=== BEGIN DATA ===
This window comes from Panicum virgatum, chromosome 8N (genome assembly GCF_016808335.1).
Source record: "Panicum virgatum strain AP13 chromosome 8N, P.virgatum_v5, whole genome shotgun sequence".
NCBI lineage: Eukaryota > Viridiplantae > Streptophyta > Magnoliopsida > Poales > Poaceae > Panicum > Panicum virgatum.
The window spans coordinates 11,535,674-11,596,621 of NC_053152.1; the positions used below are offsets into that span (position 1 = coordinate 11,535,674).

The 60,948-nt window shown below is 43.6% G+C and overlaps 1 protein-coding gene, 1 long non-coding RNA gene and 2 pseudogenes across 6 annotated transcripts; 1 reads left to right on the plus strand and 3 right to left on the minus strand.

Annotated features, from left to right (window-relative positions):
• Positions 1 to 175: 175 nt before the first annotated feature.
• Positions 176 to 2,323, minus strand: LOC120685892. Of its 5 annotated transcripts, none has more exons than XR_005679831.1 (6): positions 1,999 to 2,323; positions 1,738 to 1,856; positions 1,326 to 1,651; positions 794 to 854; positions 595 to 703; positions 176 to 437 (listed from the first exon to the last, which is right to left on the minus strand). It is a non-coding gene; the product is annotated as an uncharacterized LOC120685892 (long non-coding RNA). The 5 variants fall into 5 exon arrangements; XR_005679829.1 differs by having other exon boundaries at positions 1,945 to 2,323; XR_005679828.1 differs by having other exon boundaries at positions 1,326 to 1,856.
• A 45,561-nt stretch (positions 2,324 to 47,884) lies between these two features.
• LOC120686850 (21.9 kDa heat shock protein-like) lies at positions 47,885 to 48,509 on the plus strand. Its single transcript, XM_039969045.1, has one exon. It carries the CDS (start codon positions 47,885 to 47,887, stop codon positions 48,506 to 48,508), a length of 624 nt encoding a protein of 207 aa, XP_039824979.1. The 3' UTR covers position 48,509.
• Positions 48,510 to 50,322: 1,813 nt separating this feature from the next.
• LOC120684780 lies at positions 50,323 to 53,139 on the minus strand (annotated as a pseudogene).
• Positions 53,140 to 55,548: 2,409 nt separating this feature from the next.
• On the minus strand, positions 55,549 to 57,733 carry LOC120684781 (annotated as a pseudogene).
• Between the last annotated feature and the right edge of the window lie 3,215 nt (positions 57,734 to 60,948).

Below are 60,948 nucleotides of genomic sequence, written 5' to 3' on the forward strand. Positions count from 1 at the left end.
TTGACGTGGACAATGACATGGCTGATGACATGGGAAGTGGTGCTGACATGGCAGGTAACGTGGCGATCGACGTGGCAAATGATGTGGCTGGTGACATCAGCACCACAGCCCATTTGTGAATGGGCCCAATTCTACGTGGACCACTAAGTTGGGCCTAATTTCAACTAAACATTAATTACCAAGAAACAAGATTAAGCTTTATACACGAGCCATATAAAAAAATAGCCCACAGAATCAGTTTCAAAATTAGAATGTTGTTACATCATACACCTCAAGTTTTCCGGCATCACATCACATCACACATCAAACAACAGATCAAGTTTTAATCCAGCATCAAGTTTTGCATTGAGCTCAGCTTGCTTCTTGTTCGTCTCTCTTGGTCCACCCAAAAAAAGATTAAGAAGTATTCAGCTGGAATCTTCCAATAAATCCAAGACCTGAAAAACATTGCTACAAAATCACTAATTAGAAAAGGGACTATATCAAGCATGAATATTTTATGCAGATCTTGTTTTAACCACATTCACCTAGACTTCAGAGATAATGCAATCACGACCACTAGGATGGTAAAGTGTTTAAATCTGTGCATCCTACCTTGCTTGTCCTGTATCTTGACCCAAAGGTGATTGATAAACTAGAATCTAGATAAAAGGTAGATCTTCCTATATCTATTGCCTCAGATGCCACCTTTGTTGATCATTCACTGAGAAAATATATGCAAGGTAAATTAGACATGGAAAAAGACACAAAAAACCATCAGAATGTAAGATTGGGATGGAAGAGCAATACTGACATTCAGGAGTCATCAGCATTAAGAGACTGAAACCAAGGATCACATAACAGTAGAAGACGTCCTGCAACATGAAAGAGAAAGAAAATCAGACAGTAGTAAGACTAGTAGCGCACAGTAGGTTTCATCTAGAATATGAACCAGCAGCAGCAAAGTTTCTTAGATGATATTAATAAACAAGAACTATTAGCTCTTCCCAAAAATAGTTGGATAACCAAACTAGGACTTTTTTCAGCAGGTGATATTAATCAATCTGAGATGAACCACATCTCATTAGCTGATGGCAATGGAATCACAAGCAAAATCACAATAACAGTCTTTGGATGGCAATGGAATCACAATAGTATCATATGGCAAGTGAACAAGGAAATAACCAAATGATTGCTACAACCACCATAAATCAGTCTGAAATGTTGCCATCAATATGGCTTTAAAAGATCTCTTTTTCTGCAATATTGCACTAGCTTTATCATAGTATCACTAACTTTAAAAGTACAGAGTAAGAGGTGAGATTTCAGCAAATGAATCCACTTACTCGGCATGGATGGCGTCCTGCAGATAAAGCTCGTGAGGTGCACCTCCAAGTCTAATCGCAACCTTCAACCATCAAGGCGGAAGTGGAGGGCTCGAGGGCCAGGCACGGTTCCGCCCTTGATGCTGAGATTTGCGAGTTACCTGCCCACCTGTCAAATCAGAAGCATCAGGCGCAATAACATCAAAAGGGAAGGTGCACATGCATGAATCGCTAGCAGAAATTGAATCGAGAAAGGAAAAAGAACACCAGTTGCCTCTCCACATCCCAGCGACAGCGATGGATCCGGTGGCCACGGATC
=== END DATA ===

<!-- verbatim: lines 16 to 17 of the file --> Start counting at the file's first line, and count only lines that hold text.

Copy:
Below are 60,948 nucleotides of genomic sequence, written 5' to 3' on the forward strand. Positions count from 1 at the left end.
TTGACGTGGACAATGACATGGCTGATGACATGGGAAGTGGTGCTGACATGGCAGGTAACGTGGCGATCGACGTGGCAAATGATGTGGCTGGTGACATCAGCACCACAGCCCATTTGTGAATGGGCCCAATTCTACGTGGACCACTAAGTTGGGCCTAATTTCAACTAAACATTAATTACCAAGAAACAAGATTAAGCTTTATACACGAGCCATATAAAAAAATAGCCCACAGAATCAGTTTCAAAATTAGAATGTTGTTACATCATACACCTCAAGTTTTCCGGCATCACATCACATCACACATCAAACAACAGATCAAGTTTTAATCCAGCATCAAGTTTTGCATTGAGCTCAGCTTGCTTCTTGTTCGTCTCTCTTGGTCCACCCAAAAAAAGATTAAGAAGTATTCAGCTGGAATCTTCCAATAAATCCAAGACCTGAAAAACATTGCTACAAAATCACTAATTAGAAAAGGGACTATATCAAGCATGAATATTTTATGCAGATCTTGTTTTAACCACATTCACCTAGACTTCAGAGATAATGCAATCACGACCACTAGGATGGTAAAGTGTTTAAATCTGTGCATCCTACCTTGCTTGTCCTGTATCTTGACCCAAAGGTGATTGATAAACTAGAATCTAGATAAAAGGTAGATCTTCCTATATCTATTGCCTCAGATGCCACCTTTGTTGATCATTCACTGAGAAAATATATGCAAGGTAAATTAGACATGGAAAAAGACACAAAAAACCATCAGAATGTAAGATTGGGATGGAAGAGCAATACTGACATTCAGGAGTCATCAGCATTAAGAGACTGAAACCAAGGATCACATAACAGTAGAAGACGTCCTGCAACATGAAAGAGAAAGAAAATCAGACAGTAGTAAGACTAGTAGCGCACAGTAGGTTTCATCTAGAATATGAACCAGCAGCAGCAAAGTTTCTTAGATGATATTAATAAACAAGAACTATTAGCTCTTCCCAAAAATAGTTGGATAACCAAACTAGGACTTTTTTCAGCAGGTGATATTAATCAATCTGAGATGAACCACATCTCATTAGCTGATGGCAATGGAATCACAAGCAAAATCACAATAACAGTCTTTGGATGGCAATGGAATCACAATAGTATCATATGGCAAGTGAACAAGGAAATAACCAAATGATTGCTACAACCACCATAAATCAGTCTGAAATGTTGCCATCAATATGGCTTTAAAAGATCTCTTTTTCTGCAATATTGCACTAGCTTTATCATAGTATCACTAACTTTAAAAGTACAGAGTAAGAGGTGAGATTTCAGCAAATGAATCCACTTACTCGGCATGGATGGCGTCCTGCAGATAAAGCTCGTGAGGTGCACCTCCAAGTCTAATCGCAACCTTCAACCATCAAGGCGGAAGTGGAGGGCTCGAGGGCCAGGCACGGTTCCGCCCTTGATGCTGAGATTTGCGAGTTACCTGCCCACCTGTCAAATCAGAAGCATCAGGCGCAATAACATCAAAAGGGAAGGTGCACATGCATGAATCGCTAGCAGAAATTGAATCGAGAAAGGAAAAAGAACACCAGTTGCCTCTCCACATCCCAGCGACAGCGATGGATCCGGTGGCCACGGATC